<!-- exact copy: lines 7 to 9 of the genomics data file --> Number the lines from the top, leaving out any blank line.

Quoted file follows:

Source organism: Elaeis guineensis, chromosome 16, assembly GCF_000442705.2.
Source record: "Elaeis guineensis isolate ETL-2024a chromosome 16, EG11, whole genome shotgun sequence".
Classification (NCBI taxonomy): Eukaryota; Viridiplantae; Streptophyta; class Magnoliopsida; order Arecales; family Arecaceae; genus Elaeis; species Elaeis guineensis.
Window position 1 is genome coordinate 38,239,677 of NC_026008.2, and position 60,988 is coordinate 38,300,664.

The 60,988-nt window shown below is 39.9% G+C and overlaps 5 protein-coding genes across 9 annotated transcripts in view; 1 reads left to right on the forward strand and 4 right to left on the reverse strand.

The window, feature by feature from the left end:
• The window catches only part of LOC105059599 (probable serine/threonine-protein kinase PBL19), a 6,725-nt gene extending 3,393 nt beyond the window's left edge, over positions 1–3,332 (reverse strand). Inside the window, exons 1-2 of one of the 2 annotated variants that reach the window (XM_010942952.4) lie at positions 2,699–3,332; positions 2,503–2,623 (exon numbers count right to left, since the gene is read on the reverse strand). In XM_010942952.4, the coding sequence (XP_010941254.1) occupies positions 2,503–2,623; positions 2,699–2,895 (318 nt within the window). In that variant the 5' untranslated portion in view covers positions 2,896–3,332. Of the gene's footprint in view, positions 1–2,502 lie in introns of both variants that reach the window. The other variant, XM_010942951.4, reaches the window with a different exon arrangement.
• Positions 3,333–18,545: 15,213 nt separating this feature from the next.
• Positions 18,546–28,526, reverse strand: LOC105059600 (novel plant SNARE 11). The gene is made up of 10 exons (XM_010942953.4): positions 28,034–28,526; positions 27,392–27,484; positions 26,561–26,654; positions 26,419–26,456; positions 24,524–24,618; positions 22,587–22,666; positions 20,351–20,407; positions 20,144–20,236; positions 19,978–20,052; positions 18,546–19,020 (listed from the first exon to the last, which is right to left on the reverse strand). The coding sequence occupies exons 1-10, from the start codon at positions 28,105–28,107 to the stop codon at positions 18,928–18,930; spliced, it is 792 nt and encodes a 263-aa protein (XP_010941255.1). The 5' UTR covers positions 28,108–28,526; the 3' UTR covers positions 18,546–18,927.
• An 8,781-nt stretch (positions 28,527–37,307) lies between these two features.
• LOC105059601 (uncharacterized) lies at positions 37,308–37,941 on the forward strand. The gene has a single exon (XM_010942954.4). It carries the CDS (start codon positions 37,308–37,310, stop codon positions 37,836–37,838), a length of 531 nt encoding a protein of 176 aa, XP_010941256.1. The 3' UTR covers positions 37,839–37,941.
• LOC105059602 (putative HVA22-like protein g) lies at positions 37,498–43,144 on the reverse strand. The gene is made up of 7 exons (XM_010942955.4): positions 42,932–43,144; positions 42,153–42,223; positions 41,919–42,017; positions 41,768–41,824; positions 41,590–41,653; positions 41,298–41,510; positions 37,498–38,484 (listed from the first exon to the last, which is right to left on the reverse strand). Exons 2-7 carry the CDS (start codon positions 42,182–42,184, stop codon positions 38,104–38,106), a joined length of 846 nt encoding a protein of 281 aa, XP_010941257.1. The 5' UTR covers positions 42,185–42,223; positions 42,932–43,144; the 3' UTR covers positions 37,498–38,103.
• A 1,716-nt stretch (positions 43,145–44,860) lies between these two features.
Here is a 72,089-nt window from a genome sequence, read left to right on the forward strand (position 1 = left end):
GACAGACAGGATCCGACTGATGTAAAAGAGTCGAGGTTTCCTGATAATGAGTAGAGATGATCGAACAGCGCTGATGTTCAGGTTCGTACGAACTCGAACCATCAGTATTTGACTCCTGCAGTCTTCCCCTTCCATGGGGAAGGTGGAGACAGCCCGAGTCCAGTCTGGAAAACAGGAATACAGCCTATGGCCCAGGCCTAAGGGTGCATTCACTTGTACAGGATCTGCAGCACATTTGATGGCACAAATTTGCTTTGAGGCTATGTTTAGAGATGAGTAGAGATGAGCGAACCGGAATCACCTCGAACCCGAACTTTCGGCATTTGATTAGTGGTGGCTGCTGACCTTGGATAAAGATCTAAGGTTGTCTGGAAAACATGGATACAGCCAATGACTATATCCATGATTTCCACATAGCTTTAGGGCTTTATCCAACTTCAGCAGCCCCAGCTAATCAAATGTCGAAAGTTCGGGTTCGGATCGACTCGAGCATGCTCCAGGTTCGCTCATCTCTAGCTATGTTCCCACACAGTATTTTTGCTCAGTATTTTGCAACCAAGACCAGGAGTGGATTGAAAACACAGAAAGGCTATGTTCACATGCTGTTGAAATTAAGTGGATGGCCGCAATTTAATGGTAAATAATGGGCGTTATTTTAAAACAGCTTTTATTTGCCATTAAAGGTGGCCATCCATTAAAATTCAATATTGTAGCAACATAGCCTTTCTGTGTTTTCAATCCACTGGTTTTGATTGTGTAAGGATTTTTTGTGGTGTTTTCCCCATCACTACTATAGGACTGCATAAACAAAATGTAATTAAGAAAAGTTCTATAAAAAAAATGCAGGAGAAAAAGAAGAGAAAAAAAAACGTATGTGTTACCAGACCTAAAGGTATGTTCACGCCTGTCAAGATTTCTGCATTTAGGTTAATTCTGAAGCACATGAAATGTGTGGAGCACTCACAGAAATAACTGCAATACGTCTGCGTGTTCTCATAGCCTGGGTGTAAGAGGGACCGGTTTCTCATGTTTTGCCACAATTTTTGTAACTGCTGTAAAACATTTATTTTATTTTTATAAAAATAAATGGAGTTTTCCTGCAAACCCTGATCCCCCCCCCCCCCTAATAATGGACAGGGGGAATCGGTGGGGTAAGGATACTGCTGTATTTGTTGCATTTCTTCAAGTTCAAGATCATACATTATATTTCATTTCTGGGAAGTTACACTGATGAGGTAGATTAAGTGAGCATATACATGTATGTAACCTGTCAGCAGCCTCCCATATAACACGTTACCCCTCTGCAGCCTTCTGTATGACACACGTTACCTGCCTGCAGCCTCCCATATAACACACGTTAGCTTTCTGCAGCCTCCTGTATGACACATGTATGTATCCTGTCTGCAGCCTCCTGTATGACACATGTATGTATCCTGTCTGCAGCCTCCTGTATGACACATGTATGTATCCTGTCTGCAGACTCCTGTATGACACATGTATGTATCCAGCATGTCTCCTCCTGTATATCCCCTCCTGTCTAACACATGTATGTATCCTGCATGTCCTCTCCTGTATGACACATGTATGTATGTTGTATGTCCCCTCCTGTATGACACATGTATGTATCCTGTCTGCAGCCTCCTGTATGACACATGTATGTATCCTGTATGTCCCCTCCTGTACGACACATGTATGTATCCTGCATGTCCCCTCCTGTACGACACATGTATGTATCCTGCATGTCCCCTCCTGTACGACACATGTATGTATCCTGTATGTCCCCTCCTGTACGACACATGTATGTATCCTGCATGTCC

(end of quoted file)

• The window catches only part of LOC105059599 (probable serine/threonine-protein kinase PBL19), a 6,725-nt gene extending 3,393 nt beyond the window's left edge, over positions 1–3,332 (reverse strand). Inside the window, exons 1-2 of one of the 2 annotated variants that reach the window (XM_010942952.4) lie at positions 2,699–3,332; positions 2,503–2,623 (exon numbers count right to left, since the gene is read on the reverse strand). In XM_010942952.4, the coding sequence (XP_010941254.1) occupies positions 2,503–2,623; positions 2,699–2,895 (318 nt within the window). In that variant the 5' untranslated portion in view covers positions 2,896–3,332. Of the gene's footprint in view, positions 1–2,502 lie in introns of both variants that reach the window. The other variant, XM_010942951.4, reaches the window with a different exon arrangement.
• Positions 3,333–18,545: 15,213 nt separating this feature from the next.
• Positions 18,546–28,526, reverse strand: LOC105059600 (novel plant SNARE 11). The gene is made up of 10 exons (XM_010942953.4): positions 28,034–28,526; positions 27,392–27,484; positions 26,561–26,654; positions 26,419–26,456; positions 24,524–24,618; positions 22,587–22,666; positions 20,351–20,407; positions 20,144–20,236; positions 19,978–20,052; positions 18,546–19,020 (listed from the first exon to the last, which is right to left on the reverse strand). The coding sequence occupies exons 1-10, from the start codon at positions 28,105–28,107 to the stop codon at positions 18,928–18,930; spliced, it is 792 nt and encodes a 263-aa protein (XP_010941255.1). The 5' UTR covers positions 28,108–28,526; the 3' UTR covers positions 18,546–18,927.